Just when Intel started getting some positive press for its 8th-gen Core processors with Radeon Vega graphics after having taken a lot of heat over its laissez faire attitude regarding the Meltdown and Spectre vulnerabilities, AMD has managed to turn the spotlight squarely on itself.
The company has announced the roadmap for a bunch of exciting new products including 2nd-gen Threadripper, Ryzen Mobile APUs, Zen+, Zen 2 and Zen 3 processors and its next-generation 7nm (and 7 nm+) Vega GPUs. Here’s a closer look at what we can expect from AMD in 2018 and beyond.
AMD said that the 2nd-gen Threadripper CPUs will hit the market in the second-half of this year, but didn’t give out any further info. It’s also likely that Intel will release Coffee Lake-X at the same time, like it did in 2017, to tackle the Threadripper threat.
Zen+ (Ryzen 2000-series)
Called ‘Zen+’, the latest iteration of AMD’s Ryzen lineup will be built using a new 12nm process instead of the current 14nm process and, will be launched this April. It’s not entirely clear, however, if Ryzen Mobile or EPYC platform will also be updated as part of the refresh, though it remains unlikely since it’s not mentioned in the roadmap here.
Zen 2 and Zen 3
Zen 2 and Zen 3 will bring a major micro-architectural shift from the Zen/Zen+ chips. It will be built upon a new 7nm process and will be ready to hit prime-time in 2019, while Zen 3, built on an improved 7nm+ process, will only start rolling out the following year.
Ryzen 5 2400G and Ryzen 3 2200G
Next up are two new budget-friendly Ryzen chips that are being added to the existing lineup. While AMD CEO Lisa Su said that the company is going all-out in its attempt to woo the high-performance market with Threadripper 2.0, the company is not ignoring the budget gaming market. The all-new Ryzen 5 2400G and Ryzen 3 2200G APUs will offer quad-core, high-frequency processors at the $169 and $99 price-points respectively. Both will start shipping next month.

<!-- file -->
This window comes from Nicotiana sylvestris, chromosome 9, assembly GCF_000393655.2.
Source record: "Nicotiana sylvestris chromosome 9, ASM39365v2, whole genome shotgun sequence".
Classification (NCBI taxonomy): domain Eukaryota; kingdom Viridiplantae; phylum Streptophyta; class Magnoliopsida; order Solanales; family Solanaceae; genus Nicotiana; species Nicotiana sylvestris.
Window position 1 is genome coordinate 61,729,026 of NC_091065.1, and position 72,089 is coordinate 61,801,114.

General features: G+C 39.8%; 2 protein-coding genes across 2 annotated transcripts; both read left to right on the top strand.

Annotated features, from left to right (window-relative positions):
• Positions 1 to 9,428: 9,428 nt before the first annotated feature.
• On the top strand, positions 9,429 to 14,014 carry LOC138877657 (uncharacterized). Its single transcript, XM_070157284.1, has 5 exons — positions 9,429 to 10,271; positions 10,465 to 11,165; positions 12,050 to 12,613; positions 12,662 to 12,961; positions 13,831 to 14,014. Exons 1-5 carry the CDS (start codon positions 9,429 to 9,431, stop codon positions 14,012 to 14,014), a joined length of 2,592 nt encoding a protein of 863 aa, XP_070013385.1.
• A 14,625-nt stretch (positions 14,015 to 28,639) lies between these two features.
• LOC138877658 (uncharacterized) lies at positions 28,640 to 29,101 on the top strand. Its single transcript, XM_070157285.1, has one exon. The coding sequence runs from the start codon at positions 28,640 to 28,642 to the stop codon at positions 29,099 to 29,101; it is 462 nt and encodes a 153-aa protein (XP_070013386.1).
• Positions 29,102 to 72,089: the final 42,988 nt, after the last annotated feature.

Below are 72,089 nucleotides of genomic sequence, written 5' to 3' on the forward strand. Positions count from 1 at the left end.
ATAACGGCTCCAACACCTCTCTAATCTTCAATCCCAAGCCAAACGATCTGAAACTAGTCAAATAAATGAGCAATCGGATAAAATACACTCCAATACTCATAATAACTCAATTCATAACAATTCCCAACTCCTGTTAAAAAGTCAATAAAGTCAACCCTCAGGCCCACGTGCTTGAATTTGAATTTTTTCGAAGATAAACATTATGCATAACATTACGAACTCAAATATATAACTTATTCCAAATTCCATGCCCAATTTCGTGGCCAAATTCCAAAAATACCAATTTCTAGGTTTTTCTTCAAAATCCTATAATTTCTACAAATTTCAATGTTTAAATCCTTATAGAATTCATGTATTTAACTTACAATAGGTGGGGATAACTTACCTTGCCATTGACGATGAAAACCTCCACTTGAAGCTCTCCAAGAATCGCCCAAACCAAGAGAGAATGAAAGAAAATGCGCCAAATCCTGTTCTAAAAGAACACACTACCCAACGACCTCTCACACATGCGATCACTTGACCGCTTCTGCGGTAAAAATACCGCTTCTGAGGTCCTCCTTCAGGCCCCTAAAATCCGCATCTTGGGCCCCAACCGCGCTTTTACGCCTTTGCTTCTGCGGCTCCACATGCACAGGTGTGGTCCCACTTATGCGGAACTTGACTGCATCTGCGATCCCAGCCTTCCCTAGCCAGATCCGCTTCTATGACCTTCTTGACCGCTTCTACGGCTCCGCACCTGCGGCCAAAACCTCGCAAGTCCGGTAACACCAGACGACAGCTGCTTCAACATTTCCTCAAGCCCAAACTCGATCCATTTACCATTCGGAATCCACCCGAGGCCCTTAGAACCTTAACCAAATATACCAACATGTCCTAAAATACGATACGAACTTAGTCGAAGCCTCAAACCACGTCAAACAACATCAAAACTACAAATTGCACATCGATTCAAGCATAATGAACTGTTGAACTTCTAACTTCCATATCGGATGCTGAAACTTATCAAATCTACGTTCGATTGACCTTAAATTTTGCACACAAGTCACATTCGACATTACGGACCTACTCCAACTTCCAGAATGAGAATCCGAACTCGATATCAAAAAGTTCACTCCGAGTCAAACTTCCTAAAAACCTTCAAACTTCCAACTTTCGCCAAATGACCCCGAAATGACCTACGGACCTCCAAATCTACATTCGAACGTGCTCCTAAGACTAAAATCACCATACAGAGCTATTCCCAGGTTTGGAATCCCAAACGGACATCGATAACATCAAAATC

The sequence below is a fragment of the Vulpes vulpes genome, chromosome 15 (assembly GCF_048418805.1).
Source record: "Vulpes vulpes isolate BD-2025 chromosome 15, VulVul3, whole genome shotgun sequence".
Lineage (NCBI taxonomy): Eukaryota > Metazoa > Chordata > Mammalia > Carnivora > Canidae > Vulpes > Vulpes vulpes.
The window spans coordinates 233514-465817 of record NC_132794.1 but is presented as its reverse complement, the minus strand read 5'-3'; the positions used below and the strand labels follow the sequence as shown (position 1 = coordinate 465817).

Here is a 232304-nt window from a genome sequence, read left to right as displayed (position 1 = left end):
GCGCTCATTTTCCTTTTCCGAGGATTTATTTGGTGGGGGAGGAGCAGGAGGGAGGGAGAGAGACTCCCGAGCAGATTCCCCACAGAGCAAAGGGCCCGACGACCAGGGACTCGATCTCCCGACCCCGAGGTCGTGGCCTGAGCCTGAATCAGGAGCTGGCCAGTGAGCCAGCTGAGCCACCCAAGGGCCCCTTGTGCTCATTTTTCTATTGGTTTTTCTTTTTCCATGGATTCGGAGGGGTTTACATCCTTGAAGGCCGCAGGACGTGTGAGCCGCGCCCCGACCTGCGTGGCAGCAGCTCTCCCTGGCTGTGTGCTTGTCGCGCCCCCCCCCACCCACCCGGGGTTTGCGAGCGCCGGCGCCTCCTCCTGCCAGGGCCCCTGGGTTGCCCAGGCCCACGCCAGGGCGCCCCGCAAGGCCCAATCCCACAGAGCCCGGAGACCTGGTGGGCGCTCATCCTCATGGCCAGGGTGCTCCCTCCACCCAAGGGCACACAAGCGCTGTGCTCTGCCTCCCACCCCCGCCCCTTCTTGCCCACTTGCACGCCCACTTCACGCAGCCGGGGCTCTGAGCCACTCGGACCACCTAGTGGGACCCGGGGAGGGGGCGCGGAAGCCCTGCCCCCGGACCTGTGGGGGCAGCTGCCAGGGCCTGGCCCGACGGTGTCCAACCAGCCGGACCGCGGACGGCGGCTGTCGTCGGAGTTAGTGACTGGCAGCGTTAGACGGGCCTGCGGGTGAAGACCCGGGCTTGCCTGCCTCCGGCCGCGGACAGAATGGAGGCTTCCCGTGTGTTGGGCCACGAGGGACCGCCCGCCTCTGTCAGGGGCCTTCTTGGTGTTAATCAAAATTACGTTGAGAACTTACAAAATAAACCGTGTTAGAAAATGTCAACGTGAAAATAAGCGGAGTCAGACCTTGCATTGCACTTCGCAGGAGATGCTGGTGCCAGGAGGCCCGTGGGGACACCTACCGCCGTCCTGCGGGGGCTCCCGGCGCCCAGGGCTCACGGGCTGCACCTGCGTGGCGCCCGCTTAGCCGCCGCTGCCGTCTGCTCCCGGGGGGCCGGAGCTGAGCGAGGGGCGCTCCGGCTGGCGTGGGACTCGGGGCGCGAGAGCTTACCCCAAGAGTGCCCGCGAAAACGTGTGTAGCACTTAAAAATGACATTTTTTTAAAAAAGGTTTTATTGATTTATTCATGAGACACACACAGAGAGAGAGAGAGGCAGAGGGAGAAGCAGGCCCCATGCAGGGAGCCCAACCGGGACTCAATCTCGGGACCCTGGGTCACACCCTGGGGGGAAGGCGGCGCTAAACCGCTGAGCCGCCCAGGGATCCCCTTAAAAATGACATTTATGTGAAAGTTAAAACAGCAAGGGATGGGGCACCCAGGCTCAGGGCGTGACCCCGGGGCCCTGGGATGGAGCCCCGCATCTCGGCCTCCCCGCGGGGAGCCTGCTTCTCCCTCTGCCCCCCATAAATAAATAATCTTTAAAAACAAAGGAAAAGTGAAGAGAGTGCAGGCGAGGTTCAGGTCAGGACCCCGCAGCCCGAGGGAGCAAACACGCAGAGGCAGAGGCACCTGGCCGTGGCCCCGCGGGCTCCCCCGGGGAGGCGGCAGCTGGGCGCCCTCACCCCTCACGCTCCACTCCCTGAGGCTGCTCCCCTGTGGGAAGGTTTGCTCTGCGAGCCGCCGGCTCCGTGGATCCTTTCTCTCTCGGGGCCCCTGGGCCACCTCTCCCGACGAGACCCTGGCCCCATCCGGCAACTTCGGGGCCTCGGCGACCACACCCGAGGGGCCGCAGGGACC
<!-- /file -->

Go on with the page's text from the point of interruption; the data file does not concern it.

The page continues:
7nm Vega and Navi Graphics
Alongside its CPU lineups, AMD has also outlined the roadmap for its Vega and next-gen Navi graphics chips. While the first-gen 7nm Vega chips are expected to hit the market this year itself, they will be restricted to AMD’s machine-learning customers for the most part.
AMD didn’t give out a lot of details about its 7nm graphics chips based on the ‘Navi’ architecture, but they are unlikely to hit the market this year. As can be seen from the slide below, the company also announced a “next-gen” chip based on an improved 7nm+ process, but again, there’s no ETA for it either.
But Wait, There’s more
In addition to all of the above, AMD has also made a whole bunch of new announcements at the event, including, price cuts for current-generation Ryzen processors and 400-Series chipsets for AM4 Motherboards (will be compatible with Zen+ chips). The company also announced some new Laptops powered by Ryzen Mobile, as reported by Anandtech. In addition to the existing HP Envy x360 Ryzen laptop, notebooks such as the Lenovo Ideapad 720S, and the Acer Swift 3, Dell Inspiron 5000, and other HP devices will be released this year.